Why legislators believe Somali boarder wall will not add value to anti-terror war

Mandera border point one

Members of the National Assembly now want investigators to look into how Sh3.4 billion was used to construct 10 kilometers of the controversial barrier between Kenya and Somalia.

The construction is of a wire mesh fence that will regulate movement across the 700 kilometer border with Somalia. The project stretches from border point one in Mandera all the way to Kiunga in Lamu at the Kenyan Coast.

MPs addressed the matter as the House committee on Defence and Foreign Relations tabled its report on the project and urged the government to fast-track its completion.

While noting on Wednesday that a border wall is not a viable measure in the fight against Al-Shabaab terrorists, they decried wastage of resources and said the Directorate of Criminal Investigations (DCI) and the Ethics and Anti-Corruption Commission (EACC) should probe this expenditure.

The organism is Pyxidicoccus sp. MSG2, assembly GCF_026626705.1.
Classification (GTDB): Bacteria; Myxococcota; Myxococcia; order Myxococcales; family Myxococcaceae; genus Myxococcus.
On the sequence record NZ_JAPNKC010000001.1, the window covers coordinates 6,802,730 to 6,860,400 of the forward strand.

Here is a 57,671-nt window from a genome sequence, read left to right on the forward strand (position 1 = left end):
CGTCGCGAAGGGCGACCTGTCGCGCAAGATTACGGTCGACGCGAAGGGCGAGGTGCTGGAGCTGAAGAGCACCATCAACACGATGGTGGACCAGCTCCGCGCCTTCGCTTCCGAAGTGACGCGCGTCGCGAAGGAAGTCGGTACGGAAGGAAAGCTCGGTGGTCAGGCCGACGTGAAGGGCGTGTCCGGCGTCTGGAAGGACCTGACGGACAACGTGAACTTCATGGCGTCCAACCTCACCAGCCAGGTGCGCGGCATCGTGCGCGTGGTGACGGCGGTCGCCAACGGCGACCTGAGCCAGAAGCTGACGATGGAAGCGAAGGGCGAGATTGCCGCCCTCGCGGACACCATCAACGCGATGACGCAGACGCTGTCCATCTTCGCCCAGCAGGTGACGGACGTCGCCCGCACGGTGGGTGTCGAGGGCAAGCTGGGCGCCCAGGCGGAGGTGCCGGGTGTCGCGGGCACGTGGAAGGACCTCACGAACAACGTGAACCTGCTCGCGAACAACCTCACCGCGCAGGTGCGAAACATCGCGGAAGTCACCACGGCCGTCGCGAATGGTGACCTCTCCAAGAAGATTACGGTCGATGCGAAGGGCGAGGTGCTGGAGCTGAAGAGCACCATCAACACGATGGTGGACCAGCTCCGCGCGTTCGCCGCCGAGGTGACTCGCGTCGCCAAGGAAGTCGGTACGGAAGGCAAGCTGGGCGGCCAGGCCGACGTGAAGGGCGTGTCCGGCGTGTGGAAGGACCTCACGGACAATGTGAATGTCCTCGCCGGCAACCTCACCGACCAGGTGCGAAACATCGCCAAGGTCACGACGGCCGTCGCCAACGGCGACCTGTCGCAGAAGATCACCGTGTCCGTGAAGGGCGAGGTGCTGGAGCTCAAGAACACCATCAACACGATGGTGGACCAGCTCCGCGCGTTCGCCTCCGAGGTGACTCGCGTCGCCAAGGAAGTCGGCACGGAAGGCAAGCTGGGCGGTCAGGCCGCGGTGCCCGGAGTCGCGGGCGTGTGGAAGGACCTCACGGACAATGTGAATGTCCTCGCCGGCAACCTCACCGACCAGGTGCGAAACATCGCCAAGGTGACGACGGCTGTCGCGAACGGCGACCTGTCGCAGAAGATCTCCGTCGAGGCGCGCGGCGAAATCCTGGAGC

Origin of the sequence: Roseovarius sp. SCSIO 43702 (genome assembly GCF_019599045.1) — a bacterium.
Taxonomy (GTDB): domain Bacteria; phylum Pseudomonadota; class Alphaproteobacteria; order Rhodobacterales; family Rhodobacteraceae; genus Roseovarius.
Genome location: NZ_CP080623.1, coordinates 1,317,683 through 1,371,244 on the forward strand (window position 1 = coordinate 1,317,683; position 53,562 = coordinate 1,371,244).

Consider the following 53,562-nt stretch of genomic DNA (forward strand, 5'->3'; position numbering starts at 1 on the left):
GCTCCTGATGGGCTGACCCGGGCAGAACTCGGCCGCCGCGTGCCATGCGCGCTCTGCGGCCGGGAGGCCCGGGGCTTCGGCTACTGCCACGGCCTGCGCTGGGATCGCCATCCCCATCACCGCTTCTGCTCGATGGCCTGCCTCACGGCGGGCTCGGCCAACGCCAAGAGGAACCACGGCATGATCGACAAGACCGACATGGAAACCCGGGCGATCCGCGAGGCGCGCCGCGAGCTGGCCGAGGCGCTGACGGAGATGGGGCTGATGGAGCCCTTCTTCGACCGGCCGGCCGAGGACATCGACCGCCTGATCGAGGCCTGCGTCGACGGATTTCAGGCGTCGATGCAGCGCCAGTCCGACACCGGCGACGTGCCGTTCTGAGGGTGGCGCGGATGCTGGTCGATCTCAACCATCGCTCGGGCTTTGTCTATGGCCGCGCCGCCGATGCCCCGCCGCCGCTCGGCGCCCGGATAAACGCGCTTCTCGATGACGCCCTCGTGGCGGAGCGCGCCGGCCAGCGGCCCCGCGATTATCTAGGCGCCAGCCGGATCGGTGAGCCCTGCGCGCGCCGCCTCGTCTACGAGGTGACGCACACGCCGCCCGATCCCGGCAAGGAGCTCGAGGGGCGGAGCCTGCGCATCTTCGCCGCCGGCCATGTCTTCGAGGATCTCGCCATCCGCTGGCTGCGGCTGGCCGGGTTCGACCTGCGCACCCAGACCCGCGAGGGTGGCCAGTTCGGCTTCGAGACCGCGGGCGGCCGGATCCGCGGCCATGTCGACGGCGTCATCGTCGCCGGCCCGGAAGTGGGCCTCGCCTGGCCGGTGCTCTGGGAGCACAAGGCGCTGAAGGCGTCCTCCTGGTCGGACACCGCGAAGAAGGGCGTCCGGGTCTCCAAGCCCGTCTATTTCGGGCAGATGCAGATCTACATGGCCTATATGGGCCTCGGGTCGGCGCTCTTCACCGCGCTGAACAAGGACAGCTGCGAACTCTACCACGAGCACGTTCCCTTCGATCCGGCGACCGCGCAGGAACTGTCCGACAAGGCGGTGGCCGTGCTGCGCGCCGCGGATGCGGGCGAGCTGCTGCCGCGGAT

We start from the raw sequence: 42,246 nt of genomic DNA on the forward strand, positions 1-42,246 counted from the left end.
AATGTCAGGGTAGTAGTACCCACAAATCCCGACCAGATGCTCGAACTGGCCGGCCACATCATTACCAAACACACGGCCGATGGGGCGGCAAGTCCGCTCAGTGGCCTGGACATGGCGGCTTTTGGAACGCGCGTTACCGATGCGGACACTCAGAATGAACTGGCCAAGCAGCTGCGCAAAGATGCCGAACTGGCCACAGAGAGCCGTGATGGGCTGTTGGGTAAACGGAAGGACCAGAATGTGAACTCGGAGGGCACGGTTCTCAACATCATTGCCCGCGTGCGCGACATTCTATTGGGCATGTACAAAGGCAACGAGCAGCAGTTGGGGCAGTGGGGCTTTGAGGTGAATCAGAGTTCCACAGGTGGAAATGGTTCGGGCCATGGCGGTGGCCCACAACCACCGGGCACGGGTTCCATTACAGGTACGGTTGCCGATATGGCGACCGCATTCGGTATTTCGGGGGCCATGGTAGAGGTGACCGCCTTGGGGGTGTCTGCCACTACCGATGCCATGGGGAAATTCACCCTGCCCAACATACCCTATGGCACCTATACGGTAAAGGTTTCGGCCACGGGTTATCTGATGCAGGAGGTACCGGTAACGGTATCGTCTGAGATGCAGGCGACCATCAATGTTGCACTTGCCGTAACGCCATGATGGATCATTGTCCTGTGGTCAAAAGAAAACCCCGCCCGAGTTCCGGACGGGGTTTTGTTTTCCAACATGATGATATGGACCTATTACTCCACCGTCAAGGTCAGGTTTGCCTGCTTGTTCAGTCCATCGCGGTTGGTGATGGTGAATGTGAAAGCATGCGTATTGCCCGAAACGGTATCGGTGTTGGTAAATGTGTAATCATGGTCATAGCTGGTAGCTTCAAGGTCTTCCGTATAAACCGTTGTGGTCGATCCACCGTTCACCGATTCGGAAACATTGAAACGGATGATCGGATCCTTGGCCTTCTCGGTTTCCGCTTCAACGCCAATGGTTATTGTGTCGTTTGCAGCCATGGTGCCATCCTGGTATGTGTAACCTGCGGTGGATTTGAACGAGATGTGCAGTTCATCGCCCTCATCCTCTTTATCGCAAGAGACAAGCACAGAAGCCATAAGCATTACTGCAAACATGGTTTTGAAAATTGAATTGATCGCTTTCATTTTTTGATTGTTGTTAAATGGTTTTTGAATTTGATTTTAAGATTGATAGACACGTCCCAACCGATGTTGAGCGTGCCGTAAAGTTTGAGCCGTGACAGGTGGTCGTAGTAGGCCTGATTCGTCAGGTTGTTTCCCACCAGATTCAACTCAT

They raised these and other concerns after it emerged that the government is not building an actual to improve homeland security as the people have been led to believe.

The committee also urged the Defence ministry to come up with a comprehensive budget plan and a realistic timeline for its completion.

The legislators rejected this proposal saying the border wall project is not a viable measure against the threat presented by the Somalia-based and Al-Qaeda-linked terror group.

They said that as such, there is no value for money.

The building of the wall was initiated in 2014 with a partial allocation of Sh887.4 million, the goal being to curb illegal trafficking, terrorism and illegal immigration.

“These factors spurred from the historical background of Somalia being an unstable country, not a political proclamation and that there was need to come up with an obstacle to channel people towards one direction,” Mr Katoo Ole Metito (Kajiado South), who chairs the Defence and Foreign Relations committee told the House.

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